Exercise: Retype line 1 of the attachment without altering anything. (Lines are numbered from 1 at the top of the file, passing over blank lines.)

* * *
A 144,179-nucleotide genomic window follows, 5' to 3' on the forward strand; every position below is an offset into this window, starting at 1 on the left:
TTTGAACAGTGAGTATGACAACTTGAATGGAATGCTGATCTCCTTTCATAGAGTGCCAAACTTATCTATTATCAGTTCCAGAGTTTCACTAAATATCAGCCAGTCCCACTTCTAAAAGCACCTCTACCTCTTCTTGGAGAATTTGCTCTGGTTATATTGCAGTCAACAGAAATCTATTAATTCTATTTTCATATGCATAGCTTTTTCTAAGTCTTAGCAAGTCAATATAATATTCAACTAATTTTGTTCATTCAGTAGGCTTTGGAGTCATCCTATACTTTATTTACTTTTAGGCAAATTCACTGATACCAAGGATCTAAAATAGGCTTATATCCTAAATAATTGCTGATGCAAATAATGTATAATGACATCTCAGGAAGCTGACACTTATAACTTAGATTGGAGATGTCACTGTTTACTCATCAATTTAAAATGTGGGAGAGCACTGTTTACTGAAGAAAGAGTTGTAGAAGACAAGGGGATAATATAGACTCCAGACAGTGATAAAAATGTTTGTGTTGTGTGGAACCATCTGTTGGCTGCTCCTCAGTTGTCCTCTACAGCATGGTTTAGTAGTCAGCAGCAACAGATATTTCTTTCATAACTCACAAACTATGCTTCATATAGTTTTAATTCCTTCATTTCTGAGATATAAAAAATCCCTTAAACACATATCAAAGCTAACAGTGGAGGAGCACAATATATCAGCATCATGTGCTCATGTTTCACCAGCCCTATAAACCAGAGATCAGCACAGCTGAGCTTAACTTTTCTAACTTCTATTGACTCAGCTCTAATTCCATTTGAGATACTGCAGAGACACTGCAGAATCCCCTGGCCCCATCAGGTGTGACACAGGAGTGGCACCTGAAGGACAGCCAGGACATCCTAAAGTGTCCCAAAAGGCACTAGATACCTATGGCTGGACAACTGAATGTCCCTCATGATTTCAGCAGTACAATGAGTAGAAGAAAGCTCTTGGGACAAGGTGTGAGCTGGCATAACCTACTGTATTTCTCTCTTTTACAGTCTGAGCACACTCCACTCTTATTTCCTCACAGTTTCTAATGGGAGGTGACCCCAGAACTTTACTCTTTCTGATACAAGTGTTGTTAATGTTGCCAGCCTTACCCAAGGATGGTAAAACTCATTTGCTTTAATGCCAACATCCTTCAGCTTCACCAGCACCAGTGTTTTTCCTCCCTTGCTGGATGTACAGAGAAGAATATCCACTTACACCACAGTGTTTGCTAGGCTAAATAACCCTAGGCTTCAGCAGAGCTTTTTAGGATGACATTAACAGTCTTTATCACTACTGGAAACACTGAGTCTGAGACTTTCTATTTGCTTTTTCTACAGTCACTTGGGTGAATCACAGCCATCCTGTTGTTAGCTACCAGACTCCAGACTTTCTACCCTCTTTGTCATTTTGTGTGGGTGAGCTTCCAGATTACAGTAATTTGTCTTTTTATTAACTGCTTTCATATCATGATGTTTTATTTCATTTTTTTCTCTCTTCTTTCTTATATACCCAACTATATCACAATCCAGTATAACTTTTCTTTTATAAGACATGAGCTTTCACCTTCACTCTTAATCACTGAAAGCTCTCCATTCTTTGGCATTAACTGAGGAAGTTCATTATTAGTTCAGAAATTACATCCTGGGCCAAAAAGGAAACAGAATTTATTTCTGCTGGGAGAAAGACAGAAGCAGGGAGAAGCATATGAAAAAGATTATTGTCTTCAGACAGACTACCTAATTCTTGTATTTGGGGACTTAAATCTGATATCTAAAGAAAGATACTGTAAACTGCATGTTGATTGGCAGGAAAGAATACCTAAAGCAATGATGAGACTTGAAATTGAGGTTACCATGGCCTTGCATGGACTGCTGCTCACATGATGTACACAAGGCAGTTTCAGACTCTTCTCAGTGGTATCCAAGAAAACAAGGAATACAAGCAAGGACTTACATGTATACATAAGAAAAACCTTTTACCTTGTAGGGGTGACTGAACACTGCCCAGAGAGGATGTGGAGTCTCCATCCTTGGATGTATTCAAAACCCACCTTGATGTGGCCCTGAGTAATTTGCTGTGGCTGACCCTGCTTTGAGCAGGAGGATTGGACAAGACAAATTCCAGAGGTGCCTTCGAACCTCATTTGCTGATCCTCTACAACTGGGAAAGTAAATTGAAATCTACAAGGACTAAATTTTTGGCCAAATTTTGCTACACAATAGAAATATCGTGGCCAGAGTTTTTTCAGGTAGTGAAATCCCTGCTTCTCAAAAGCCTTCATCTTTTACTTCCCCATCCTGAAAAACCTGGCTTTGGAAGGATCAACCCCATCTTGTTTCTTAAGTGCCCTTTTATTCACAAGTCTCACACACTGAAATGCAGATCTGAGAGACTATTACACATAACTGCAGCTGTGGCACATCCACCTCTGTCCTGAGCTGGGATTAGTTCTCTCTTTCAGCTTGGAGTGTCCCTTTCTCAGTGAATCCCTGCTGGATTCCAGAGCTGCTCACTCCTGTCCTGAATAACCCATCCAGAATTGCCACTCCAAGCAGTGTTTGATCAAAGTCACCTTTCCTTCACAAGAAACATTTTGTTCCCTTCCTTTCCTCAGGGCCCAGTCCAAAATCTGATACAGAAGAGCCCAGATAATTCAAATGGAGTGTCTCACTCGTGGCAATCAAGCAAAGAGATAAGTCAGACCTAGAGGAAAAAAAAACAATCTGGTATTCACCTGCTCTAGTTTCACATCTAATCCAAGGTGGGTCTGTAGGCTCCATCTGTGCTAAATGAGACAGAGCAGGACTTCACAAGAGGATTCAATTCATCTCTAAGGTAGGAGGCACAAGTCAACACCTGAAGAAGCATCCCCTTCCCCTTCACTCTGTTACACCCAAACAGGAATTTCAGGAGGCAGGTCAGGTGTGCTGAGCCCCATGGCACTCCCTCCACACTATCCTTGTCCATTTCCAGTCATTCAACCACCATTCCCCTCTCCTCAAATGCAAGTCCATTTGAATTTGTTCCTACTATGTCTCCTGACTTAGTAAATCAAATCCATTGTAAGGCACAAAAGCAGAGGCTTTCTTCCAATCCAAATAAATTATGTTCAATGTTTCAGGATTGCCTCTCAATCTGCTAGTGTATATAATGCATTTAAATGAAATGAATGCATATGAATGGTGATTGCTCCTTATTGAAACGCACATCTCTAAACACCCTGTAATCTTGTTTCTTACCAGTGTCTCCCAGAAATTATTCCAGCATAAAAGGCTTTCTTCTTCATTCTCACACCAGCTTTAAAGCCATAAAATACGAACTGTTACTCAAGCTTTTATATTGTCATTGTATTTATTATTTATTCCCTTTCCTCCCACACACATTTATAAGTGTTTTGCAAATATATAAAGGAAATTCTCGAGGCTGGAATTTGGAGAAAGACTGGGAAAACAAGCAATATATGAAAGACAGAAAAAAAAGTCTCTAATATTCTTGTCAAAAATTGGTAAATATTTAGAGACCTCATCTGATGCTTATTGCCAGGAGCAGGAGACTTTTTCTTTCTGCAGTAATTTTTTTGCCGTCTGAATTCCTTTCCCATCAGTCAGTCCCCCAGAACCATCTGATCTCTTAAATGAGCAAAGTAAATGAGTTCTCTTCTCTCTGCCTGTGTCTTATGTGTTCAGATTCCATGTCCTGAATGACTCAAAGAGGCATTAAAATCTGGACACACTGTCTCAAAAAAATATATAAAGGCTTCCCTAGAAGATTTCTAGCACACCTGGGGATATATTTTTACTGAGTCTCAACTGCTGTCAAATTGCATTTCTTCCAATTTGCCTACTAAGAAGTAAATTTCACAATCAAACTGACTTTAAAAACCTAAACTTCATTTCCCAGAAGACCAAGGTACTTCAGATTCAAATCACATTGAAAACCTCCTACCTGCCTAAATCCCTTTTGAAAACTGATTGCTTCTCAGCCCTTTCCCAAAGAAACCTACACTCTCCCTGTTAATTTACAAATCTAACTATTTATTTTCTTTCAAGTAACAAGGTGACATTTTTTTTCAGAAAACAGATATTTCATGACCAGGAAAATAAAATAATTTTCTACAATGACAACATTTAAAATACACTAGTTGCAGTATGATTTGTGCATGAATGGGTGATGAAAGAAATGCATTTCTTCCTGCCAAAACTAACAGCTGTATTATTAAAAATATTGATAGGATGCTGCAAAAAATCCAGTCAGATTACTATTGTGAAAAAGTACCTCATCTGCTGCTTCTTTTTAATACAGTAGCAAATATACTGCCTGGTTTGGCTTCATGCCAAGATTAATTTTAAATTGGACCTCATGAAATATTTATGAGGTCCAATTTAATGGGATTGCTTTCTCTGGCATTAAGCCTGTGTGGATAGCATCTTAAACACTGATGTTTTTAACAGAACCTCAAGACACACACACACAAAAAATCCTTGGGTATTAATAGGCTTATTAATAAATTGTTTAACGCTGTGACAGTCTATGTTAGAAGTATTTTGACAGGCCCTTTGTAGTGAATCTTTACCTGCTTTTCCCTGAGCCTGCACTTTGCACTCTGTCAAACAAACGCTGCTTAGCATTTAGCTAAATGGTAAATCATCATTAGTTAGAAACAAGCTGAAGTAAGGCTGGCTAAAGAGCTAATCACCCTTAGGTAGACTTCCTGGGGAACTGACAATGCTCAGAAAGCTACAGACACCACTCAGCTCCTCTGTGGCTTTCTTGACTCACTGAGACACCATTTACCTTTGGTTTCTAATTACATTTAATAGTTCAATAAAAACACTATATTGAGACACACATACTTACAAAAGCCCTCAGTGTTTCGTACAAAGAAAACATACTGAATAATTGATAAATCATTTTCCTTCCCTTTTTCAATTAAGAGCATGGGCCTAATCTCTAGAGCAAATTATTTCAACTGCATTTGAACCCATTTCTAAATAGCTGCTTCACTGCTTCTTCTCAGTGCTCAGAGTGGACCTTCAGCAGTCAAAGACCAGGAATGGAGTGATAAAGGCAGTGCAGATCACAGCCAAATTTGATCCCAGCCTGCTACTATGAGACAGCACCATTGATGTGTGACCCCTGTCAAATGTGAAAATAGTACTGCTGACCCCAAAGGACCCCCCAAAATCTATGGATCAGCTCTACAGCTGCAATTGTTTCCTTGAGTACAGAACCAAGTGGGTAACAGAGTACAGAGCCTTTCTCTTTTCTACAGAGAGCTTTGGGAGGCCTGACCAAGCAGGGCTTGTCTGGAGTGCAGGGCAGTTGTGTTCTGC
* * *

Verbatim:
A 144,179-nucleotide genomic window follows, 5' to 3' on the forward strand; every position below is an offset into this window, starting at 1 on the left: